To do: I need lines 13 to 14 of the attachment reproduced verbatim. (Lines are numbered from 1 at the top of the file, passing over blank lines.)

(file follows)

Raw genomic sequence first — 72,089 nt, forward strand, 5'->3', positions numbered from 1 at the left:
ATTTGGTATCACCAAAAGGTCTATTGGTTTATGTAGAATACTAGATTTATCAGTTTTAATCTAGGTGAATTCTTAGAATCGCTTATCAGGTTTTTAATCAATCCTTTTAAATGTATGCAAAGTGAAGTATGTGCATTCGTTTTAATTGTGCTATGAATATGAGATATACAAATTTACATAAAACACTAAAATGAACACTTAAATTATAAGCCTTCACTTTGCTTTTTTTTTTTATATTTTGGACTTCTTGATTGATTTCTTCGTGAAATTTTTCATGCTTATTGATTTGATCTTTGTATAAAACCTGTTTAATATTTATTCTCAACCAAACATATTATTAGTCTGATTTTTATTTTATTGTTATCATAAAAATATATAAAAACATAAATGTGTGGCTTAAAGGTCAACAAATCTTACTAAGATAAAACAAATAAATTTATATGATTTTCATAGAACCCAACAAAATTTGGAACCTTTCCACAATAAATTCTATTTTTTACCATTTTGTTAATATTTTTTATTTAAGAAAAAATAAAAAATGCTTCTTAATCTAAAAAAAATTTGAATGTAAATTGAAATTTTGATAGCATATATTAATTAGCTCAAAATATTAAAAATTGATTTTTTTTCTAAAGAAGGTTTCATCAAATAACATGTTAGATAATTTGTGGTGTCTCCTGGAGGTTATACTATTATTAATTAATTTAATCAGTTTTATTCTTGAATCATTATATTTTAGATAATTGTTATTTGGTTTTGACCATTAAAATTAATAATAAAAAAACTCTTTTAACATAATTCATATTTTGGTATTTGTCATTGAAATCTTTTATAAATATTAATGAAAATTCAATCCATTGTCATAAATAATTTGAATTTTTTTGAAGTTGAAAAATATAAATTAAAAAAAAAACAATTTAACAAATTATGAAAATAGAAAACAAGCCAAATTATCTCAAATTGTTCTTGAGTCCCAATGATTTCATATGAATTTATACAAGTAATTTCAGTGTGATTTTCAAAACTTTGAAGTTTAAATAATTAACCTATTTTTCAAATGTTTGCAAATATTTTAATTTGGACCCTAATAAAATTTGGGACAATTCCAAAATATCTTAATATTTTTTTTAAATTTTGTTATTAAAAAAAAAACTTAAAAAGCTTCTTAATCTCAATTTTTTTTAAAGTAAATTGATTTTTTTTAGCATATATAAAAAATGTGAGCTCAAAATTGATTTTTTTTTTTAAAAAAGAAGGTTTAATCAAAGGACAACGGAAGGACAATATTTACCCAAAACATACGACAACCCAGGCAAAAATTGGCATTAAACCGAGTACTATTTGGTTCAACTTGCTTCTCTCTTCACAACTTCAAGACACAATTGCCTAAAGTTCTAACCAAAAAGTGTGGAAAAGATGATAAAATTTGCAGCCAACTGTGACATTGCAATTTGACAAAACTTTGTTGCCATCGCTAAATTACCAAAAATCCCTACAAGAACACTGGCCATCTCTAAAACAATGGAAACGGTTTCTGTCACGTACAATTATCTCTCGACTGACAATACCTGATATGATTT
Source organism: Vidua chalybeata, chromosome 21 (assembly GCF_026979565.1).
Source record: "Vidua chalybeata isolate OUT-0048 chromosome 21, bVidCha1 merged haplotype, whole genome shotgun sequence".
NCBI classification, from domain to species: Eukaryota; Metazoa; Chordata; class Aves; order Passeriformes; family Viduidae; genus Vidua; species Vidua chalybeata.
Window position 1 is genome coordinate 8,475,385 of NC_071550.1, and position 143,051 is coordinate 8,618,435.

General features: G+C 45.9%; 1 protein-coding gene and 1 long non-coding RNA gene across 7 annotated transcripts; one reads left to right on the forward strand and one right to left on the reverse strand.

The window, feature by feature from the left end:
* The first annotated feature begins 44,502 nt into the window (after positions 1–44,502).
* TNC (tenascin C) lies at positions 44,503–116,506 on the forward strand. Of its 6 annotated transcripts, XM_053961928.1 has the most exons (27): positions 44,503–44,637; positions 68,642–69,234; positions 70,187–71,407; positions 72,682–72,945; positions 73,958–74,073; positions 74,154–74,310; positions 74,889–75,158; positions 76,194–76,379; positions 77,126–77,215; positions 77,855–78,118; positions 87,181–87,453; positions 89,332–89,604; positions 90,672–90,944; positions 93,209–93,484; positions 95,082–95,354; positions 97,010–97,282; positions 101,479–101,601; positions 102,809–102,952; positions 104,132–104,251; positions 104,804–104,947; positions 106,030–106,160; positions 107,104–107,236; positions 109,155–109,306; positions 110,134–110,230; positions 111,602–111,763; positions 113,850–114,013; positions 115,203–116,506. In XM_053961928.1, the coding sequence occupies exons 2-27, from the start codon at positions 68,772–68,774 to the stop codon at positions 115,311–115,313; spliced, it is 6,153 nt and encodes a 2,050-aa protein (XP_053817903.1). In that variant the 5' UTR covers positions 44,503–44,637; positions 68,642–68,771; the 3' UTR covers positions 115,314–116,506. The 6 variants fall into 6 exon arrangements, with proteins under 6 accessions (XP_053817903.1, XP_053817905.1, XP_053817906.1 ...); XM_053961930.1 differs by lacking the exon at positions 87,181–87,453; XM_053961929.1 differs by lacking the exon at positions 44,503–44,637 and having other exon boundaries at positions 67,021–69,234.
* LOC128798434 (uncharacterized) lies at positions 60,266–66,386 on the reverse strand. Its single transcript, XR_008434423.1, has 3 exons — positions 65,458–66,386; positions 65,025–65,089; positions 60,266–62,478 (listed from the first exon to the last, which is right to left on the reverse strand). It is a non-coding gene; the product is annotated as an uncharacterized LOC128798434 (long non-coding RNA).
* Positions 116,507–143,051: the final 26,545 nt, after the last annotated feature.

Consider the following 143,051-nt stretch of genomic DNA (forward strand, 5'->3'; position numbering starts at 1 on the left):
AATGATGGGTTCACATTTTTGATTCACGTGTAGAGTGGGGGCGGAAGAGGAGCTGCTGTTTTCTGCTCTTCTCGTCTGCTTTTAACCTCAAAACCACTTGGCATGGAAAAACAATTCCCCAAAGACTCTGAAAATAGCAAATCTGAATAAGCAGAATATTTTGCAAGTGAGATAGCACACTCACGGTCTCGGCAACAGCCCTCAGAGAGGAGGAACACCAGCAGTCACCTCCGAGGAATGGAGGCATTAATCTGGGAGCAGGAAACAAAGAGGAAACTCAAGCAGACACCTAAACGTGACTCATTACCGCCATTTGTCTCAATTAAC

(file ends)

Consider the following 143,051-nt stretch of genomic DNA (forward strand, 5'->3'; position numbering starts at 1 on the left):
AATGATGGGTTCACATTTTTGATTCACGTGTAGAGTGGGGGCGGAAGAGGAGCTGCTGTTTTCTGCTCTTCTCGTCTGCTTTTAACCTCAAAACCACTTGGCATGGAAAAACAATTCCCCAAAGACTCTGAAAATAGCAAATCTGAATAAGCAGAATATTTTGCAAGTGAGATAGCACACTCACGGTCTCGGCAACAGCCCTCAGAGAGGAGGAACACCAGCAGTCACCTCCGAGGAATGGAGGCATTAATCTGGGAGCAGGAAACAAAGAGGAAACTCAAGCAGACACCTAAACGTGACTCATTACCGCCATTTGTCTCAATTAAC